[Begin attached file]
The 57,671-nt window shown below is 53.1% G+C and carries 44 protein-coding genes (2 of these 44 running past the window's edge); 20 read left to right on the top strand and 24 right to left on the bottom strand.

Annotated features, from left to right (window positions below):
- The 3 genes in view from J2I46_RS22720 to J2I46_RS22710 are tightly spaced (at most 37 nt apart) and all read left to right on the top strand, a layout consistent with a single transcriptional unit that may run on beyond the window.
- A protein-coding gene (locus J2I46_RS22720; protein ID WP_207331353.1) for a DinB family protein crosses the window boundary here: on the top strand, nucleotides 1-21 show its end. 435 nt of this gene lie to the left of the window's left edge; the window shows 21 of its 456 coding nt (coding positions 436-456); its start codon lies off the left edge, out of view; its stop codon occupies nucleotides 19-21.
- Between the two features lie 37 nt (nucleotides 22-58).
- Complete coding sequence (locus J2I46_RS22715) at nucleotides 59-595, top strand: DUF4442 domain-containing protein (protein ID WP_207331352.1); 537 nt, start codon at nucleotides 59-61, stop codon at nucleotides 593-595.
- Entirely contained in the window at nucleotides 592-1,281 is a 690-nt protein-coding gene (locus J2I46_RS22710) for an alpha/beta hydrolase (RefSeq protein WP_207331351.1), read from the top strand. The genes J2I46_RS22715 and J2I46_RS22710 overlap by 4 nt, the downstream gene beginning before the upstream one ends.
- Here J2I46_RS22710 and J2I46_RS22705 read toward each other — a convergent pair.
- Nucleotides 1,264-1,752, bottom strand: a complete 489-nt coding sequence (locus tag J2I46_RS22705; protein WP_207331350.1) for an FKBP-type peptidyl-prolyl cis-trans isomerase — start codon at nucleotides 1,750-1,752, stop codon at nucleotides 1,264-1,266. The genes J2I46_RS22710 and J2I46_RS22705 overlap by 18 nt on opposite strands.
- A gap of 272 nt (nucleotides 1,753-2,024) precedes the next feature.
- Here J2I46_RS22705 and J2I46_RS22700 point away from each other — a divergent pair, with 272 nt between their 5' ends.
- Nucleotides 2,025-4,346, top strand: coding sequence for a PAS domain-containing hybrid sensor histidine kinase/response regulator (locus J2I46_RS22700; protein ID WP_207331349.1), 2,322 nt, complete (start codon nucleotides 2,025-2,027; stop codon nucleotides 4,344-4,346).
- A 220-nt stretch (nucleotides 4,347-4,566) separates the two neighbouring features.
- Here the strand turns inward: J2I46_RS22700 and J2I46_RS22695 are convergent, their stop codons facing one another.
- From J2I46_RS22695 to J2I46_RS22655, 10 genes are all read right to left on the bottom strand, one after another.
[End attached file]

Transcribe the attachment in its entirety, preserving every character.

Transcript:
The 57,671-nt window shown below is 53.1% G+C and carries 44 protein-coding genes (2 of these 44 running past the window's edge); 20 read left to right on the top strand and 24 right to left on the bottom strand.

Annotated features, from left to right (window positions below):
- The 3 genes in view from J2I46_RS22720 to J2I46_RS22710 are tightly spaced (at most 37 nt apart) and all read left to right on the top strand, a layout consistent with a single transcriptional unit that may run on beyond the window.
- A protein-coding gene (locus J2I46_RS22720; protein ID WP_207331353.1) for a DinB family protein crosses the window boundary here: on the top strand, nucleotides 1-21 show its end. 435 nt of this gene lie to the left of the window's left edge; the window shows 21 of its 456 coding nt (coding positions 436-456); its start codon lies off the left edge, out of view; its stop codon occupies nucleotides 19-21.
- Between the two features lie 37 nt (nucleotides 22-58).
- Complete coding sequence (locus J2I46_RS22715) at nucleotides 59-595, top strand: DUF4442 domain-containing protein (protein ID WP_207331352.1); 537 nt, start codon at nucleotides 59-61, stop codon at nucleotides 593-595.
- Entirely contained in the window at nucleotides 592-1,281 is a 690-nt protein-coding gene (locus J2I46_RS22710) for an alpha/beta hydrolase (RefSeq protein WP_207331351.1), read from the top strand. The genes J2I46_RS22715 and J2I46_RS22710 overlap by 4 nt, the downstream gene beginning before the upstream one ends.
- Here J2I46_RS22710 and J2I46_RS22705 read toward each other — a convergent pair.
- Nucleotides 1,264-1,752, bottom strand: a complete 489-nt coding sequence (locus tag J2I46_RS22705; protein WP_207331350.1) for an FKBP-type peptidyl-prolyl cis-trans isomerase — start codon at nucleotides 1,750-1,752, stop codon at nucleotides 1,264-1,266. The genes J2I46_RS22710 and J2I46_RS22705 overlap by 18 nt on opposite strands.
- A gap of 272 nt (nucleotides 1,753-2,024) precedes the next feature.
- Here J2I46_RS22705 and J2I46_RS22700 point away from each other — a divergent pair, with 272 nt between their 5' ends.
- Nucleotides 2,025-4,346, top strand: coding sequence for a PAS domain-containing hybrid sensor histidine kinase/response regulator (locus J2I46_RS22700; protein ID WP_207331349.1), 2,322 nt, complete (start codon nucleotides 2,025-2,027; stop codon nucleotides 4,344-4,346).
- A 220-nt stretch (nucleotides 4,347-4,566) separates the two neighbouring features.
- Here the strand turns inward: J2I46_RS22700 and J2I46_RS22695 are convergent, their stop codons facing one another.
- From J2I46_RS22695 to J2I46_RS22655, 10 genes are all read right to left on the bottom strand, one after another.